1. Billy the Kid
The legendary outlaw’s life has been the basis for books, movies, and songs – and while most of his feats are a little exaggerated, there’s still good reason he’s the most famous gunslinger in the old west. He became notorious for killing 21 people for each year of his life (the actual number is 4, which is plenty!) He’s often depicted as a cold-blooded, steely-eyed killer, but more recent research suggests he became an outlaw not because he was bad to the bone, but because he had no other choice.
2. Doc Holliday
John Henry ‘Doc’ Holliday was a dentist before he launched a career in the rough and tumble world of gunslinging. He was diagnosed with tuberculosis at the age of 15, and moved from the humidity of Atlanta, Georgia to the southwest where the hot, dry air was good for his lungs. While in Arizona, he became a gambler, before moving on to Texas where he saved Wyatt Earp’s life and they became good friends. Earp deputised him to help disarm five cowboys, which is what sparked the shoot-out at the O.K Corral. Holliday died in Colorado from tuberculosis at the age of 36.
3. Butch Cassidy
Butch Cassidy (Born Robert Leroy Parker) started out stealing horses and stealing small things (sometimes even leaving an IOU.) In 1889 he graduated to robbing banks; his first hit scored $21,000 from the San Miguel Valley Bank in Telluride. He used his share to buy the Hole-In-The-Wall ranch, which was used as a hide-out and to cover for his illicit activities. He went on to have a long career in shootouts and train and bank robberies. He may have died in Bolivia with his pal, the Sundance Kid, but no conclusive evidence has ever been found.
4. The Sundance Kid
As a member of Butch Cassidy’s Wild Bunch Gang, Harry Alonzo Longabaugh participated in a string of successful train and bank robberies. Though they tried not to be violent during their crimes, people inevitably did end up dead. It isn’t known how many (if any) of the deaths were directly the result of Longabaugh’s quick trigger finger. He was released from prison in 1896 and moved with his girlfriend to Bolivia, where it’s suspected that he was killed in a shootout with Butch Cassidy.
5. John Wesley Hardin
Violence visited Hardin early in life. At the age of 14, he stabbed a boy for teasing him. One year later, he was playfully wrestling a former slave, and accidentally scratched his face. The former slave didn’t forget or forgive; the next night he ambushed Hardin, and Hardin shot him in self-defense. When the Texas State Police arrived – many of whom were former slaves – he got into a shootout, killing three of the policemen. He managed to escape to Abilene, Kansas.While hiding out in a hotel, he shot a stranger in the next room for snoring too loudly. He went back to Texas where he was captured and convicted of the cop murders. While incarcerated he finished his law degree and practiced as a lawyer when he was freed. The year after he got out of prison, he was shot and killed by a Texas constable while playing dice.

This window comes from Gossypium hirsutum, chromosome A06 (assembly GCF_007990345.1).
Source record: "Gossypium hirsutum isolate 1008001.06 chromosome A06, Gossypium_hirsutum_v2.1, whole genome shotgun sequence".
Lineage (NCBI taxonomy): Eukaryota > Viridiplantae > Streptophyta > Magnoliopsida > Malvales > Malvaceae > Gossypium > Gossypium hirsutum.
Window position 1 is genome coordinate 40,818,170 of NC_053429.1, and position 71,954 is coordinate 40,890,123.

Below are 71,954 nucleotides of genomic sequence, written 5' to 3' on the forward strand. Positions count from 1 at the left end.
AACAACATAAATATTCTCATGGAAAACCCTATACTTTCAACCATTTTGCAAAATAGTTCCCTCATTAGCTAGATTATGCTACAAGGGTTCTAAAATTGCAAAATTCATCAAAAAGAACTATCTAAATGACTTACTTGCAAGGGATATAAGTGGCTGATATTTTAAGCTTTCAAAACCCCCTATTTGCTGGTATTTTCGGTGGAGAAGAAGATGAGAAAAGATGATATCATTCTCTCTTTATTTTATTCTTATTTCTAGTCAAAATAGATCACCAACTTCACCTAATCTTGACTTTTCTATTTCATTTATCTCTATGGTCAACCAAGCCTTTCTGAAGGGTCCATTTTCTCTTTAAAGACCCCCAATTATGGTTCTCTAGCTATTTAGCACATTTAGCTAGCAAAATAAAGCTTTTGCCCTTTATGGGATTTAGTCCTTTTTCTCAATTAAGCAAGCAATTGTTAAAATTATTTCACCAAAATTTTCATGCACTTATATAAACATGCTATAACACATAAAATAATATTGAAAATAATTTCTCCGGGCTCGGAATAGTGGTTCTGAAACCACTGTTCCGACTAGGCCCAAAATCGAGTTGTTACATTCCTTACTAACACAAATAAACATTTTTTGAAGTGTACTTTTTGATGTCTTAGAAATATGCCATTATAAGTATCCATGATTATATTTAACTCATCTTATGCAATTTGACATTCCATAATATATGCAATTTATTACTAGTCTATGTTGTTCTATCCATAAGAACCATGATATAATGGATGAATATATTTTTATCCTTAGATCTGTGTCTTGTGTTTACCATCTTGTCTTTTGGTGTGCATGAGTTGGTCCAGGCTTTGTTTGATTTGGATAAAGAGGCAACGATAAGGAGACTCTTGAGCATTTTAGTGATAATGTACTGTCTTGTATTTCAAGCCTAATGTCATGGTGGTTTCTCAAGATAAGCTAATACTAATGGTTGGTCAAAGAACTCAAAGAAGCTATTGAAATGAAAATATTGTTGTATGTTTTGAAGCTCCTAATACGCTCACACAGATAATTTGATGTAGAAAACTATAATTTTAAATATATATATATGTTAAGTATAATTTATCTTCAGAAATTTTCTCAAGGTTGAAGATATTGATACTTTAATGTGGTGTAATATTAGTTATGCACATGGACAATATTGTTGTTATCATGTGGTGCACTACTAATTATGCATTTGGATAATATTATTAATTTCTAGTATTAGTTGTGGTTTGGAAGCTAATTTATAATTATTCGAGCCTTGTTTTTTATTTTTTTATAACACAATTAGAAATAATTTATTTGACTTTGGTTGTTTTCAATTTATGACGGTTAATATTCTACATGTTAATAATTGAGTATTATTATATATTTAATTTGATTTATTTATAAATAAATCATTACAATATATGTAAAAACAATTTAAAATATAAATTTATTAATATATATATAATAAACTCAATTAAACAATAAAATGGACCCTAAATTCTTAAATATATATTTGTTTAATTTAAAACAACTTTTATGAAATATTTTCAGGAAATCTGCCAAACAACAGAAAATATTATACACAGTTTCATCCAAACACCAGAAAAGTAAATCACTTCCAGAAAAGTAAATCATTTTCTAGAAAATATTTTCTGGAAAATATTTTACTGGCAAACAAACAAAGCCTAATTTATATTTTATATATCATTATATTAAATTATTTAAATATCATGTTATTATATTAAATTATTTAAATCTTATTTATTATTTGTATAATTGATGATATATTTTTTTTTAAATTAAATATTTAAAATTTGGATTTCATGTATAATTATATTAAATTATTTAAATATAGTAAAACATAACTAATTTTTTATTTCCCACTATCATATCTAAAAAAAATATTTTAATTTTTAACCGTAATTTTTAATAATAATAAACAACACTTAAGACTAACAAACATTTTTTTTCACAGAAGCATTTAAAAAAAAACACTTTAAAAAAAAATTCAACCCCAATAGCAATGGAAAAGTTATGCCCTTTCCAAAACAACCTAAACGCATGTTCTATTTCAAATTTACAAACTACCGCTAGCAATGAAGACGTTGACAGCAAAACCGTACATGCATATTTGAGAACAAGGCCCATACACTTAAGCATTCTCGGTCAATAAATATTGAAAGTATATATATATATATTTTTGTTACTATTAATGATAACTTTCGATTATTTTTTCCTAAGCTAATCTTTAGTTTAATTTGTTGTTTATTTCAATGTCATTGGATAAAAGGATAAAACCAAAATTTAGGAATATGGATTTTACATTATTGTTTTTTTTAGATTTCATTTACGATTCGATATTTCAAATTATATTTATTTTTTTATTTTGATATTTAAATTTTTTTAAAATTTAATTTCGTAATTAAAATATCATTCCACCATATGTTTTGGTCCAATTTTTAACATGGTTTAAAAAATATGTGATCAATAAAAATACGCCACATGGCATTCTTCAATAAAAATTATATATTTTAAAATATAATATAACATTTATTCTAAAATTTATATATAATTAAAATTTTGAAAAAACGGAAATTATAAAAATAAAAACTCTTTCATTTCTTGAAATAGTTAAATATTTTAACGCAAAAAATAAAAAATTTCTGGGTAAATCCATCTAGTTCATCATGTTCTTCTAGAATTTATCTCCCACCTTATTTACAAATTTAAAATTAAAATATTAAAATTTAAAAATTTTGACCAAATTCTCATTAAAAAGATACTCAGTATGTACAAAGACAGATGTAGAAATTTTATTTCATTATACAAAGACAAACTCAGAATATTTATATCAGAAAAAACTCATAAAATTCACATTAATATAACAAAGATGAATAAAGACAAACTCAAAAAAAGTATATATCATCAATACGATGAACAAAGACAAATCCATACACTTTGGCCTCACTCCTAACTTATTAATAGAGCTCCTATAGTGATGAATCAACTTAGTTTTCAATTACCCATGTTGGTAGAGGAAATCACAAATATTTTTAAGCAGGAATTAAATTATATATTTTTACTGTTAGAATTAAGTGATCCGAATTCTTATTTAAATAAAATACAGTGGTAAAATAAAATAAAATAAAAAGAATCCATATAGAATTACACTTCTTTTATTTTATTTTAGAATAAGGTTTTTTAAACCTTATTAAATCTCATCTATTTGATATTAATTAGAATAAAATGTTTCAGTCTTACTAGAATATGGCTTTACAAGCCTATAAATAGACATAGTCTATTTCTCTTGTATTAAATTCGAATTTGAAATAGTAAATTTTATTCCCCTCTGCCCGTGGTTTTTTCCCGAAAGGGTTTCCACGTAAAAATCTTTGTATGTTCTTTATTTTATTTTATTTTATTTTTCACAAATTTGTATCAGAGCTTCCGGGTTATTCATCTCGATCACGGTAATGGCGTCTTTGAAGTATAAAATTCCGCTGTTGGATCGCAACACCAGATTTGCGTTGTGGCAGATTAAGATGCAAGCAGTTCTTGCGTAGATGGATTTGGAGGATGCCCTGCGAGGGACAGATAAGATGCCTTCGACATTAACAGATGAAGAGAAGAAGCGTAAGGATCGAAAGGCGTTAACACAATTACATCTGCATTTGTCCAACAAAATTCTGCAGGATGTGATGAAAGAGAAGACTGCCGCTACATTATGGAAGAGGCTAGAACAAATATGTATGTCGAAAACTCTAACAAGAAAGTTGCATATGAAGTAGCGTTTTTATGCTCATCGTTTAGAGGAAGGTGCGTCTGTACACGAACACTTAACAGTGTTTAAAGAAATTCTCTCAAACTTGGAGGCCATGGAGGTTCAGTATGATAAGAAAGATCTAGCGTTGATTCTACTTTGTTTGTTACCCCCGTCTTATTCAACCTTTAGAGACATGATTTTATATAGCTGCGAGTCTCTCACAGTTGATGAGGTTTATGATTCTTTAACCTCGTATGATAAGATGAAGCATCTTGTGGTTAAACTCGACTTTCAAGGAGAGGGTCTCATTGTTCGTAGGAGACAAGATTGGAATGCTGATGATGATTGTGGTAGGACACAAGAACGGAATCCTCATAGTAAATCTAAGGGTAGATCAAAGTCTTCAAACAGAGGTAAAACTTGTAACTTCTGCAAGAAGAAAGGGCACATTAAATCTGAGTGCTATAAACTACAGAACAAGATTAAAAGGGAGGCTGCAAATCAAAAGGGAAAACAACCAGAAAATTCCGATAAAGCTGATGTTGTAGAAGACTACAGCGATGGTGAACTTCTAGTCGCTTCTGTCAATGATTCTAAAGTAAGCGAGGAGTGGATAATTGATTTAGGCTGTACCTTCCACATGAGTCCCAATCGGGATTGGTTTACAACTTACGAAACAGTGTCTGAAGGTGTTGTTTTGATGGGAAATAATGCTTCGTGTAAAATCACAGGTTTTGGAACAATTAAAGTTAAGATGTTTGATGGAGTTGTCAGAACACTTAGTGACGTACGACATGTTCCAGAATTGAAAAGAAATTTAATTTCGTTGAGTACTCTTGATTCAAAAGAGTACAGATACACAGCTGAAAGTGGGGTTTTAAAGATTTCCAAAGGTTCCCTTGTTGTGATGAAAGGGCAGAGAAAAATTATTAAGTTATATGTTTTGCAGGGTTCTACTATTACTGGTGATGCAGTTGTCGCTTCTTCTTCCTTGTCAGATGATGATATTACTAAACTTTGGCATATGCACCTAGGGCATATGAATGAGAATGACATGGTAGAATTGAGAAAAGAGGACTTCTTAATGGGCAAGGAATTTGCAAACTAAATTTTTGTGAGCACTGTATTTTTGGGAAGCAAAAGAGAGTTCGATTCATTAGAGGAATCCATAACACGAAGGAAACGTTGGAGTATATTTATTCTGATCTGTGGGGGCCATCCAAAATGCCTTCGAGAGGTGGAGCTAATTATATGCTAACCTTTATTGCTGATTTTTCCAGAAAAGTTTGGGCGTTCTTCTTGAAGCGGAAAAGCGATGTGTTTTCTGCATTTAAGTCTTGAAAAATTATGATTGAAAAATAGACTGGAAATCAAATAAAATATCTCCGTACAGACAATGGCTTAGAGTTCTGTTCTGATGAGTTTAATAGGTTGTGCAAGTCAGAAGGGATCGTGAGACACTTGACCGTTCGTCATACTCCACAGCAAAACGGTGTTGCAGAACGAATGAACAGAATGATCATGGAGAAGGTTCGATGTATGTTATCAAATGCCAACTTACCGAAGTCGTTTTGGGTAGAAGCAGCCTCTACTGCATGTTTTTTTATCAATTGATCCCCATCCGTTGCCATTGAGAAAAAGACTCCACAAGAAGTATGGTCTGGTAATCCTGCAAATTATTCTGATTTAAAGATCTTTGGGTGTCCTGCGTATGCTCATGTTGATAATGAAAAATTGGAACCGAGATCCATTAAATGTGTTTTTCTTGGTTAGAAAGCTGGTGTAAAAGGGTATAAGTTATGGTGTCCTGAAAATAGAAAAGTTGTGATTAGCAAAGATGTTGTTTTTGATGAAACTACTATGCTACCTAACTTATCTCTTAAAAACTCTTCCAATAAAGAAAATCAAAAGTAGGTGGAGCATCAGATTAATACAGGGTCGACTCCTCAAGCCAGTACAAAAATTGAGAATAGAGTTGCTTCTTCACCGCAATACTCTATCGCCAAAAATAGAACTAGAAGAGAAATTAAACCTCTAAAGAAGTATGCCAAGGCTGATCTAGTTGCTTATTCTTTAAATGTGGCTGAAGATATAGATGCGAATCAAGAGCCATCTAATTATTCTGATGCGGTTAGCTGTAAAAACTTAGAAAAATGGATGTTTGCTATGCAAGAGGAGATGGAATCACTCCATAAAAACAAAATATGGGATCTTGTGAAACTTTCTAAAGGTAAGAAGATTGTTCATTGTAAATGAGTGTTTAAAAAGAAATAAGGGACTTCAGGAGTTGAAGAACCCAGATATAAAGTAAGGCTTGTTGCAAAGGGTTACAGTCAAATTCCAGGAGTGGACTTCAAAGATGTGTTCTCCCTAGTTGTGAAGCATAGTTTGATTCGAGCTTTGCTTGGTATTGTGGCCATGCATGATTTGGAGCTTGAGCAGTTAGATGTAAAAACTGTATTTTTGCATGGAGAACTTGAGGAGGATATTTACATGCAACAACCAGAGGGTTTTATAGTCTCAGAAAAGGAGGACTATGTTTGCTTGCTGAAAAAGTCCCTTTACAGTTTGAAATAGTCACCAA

6. Henry Newton Brown
Brown was both a lawman and an outlaw in his lifetime. He rode with Billy the Kid’s gang as they caused havoc starting shoot-outs and rustling cattle. After Billy the Kid moved on to Mexico, Brown stayed in Texas and became sheriff of Oldham County. His career as a lawman didn’t last long; he was a criminal at heart and caused mischief, harassing drunks and starting bar fights. Moving on to Caldwell, Texas, he was involved in a shootout during a bankrobbery. He was lynched by an angry mob in 1884.
7. Jesse James
As leader of the James-Younger Gang, Jesse robbed banks, stage coaches, and trains across the midwest. Despite the brutality of some of the gang’s activities, many folks had sympathy for the outlaws, and Jesse James was considered a celebrity even when he was alive. He was shot in the back of his head on April 3, 1882 in his own home by a new recruit to the gang, Robert Ford, who was hoping to collect the reward money.